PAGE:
But perhaps most importantly it’s yet another tone deaf move by Spotify that ignores both the Congressional payola inquiry into Spotify’s business practices as well as the streaming income inequality that’s argued every day as the walls close in on songwriters trying to make a living and artists trying to tour in a life threatening environment. As Senators Bernie Sanders and Chuck Schumer wrote in a New York Times op-ed, stock buybacks should not come at the expense of workers, which I would argue includes artists and songwriters in Spotify’s case. For a deeper dive, see Profits Without Prosperity by the economist William Lazonick in the Harvard Business Review.

Professor Lazonick tells us:

Though corporate profits are high, and the stock market is booming, most Americans are not sharing in the economic recovery. While the top 0.1% of income recipients reap almost all the income gains, good jobs keep disappearing, and new ones tend to be insecure and underpaid.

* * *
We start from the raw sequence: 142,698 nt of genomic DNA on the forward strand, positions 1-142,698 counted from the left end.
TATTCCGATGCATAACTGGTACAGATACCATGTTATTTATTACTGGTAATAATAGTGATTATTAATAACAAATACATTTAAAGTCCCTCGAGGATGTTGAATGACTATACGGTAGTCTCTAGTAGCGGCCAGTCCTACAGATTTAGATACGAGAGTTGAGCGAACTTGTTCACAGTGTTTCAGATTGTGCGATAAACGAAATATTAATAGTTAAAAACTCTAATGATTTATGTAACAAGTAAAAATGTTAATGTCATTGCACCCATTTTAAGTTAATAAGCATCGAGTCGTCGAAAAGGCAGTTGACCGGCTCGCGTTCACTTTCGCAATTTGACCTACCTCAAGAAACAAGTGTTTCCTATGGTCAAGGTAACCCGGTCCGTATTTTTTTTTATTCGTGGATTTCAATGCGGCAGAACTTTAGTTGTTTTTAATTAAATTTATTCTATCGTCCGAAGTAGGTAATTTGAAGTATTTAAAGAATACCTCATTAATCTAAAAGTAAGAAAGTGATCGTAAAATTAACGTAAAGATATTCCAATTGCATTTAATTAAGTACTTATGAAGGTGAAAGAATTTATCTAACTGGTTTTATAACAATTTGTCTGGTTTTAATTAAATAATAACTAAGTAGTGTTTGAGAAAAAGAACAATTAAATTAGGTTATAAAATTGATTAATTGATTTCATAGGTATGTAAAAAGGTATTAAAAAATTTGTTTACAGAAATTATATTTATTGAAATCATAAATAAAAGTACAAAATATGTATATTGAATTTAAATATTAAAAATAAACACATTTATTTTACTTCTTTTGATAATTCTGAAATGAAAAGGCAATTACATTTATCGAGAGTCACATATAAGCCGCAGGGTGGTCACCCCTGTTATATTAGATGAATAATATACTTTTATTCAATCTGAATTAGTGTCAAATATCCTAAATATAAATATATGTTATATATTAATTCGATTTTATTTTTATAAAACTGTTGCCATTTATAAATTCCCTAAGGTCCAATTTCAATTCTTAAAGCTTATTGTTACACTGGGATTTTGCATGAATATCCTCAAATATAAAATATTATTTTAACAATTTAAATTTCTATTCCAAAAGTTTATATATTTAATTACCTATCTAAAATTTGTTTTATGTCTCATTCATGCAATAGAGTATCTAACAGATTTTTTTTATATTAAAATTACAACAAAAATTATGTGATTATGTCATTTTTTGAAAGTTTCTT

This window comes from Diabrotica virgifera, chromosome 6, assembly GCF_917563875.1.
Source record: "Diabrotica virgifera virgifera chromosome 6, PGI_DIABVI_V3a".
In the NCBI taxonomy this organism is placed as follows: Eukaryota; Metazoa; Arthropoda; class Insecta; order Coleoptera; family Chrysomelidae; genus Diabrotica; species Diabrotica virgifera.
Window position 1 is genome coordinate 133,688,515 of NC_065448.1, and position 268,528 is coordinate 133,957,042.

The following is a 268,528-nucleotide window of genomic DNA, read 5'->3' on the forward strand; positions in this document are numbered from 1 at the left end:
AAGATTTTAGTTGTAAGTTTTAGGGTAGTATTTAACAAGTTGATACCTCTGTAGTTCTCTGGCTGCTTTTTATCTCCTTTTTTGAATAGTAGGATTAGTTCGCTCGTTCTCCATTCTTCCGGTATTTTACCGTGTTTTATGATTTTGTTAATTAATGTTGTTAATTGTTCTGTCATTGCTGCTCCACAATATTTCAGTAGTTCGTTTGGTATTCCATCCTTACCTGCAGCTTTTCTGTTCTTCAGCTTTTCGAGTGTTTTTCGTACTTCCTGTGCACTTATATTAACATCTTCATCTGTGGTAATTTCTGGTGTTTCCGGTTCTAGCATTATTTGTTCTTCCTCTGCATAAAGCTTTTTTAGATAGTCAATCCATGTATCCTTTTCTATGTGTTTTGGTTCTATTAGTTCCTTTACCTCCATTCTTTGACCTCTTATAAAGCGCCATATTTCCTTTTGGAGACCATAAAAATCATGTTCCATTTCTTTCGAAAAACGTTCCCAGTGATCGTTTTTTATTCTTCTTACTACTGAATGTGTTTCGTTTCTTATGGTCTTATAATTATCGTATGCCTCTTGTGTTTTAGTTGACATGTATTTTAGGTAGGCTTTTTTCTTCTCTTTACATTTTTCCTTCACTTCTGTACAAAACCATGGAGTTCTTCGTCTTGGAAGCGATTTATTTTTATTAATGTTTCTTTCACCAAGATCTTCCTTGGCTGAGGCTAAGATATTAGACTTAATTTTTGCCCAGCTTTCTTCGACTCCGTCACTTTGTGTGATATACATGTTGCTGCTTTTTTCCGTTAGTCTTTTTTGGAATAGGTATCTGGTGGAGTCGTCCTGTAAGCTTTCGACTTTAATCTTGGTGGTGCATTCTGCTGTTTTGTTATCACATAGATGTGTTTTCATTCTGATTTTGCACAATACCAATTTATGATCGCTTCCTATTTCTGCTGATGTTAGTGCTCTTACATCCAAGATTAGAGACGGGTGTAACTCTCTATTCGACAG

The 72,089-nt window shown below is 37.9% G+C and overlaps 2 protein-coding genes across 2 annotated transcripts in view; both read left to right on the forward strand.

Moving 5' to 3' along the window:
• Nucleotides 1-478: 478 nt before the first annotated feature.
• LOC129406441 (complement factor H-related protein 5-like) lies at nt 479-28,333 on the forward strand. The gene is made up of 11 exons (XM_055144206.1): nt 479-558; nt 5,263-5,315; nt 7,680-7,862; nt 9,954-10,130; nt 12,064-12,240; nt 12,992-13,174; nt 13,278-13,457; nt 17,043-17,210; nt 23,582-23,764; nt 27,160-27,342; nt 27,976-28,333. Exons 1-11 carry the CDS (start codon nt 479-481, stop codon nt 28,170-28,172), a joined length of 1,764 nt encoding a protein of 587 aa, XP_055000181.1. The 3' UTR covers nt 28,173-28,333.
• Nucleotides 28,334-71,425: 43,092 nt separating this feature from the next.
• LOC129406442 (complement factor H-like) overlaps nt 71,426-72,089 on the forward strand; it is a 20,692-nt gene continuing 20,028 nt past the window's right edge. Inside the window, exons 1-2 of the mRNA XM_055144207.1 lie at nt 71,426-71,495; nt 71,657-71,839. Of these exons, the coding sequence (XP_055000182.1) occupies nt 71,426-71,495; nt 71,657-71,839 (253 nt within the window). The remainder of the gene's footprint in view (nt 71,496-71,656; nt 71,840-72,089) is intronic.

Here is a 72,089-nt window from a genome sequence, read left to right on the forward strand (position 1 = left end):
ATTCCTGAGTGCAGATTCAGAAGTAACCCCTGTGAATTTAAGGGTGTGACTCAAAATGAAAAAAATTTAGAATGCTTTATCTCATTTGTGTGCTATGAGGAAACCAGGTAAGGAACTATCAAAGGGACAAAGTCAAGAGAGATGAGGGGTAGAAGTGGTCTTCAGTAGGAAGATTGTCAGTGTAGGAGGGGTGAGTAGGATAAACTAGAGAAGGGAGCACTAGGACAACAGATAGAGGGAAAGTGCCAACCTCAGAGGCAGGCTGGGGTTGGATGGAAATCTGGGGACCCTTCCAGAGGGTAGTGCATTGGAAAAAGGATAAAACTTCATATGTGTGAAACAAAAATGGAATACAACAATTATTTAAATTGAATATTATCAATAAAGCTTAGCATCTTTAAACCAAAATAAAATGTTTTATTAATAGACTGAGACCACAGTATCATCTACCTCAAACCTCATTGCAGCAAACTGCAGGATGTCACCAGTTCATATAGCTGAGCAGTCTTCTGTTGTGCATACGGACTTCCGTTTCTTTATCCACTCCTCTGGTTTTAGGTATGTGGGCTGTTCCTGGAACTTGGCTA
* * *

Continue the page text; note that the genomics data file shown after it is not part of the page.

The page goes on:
One of the major causes: Instead of investing their profits in growth opportunities, corporations are using them for stock repurchases. Take the 449 firms in the S&P 500 that were publicly listed from 2003 through 2012. During that period, they used 54% of their earnings—a total of $2.4 trillion—to buy back their own stock. Dividends absorbed an extra 37% of their earnings. That left little to fund productive capabilities or better incomes for workers.

Why are such massive resources dedicated to stock buybacks? Because stock-based instruments make up the majority of executives’ pay, and buybacks drive up short-term stock prices. 

Here’s the Spotify press release: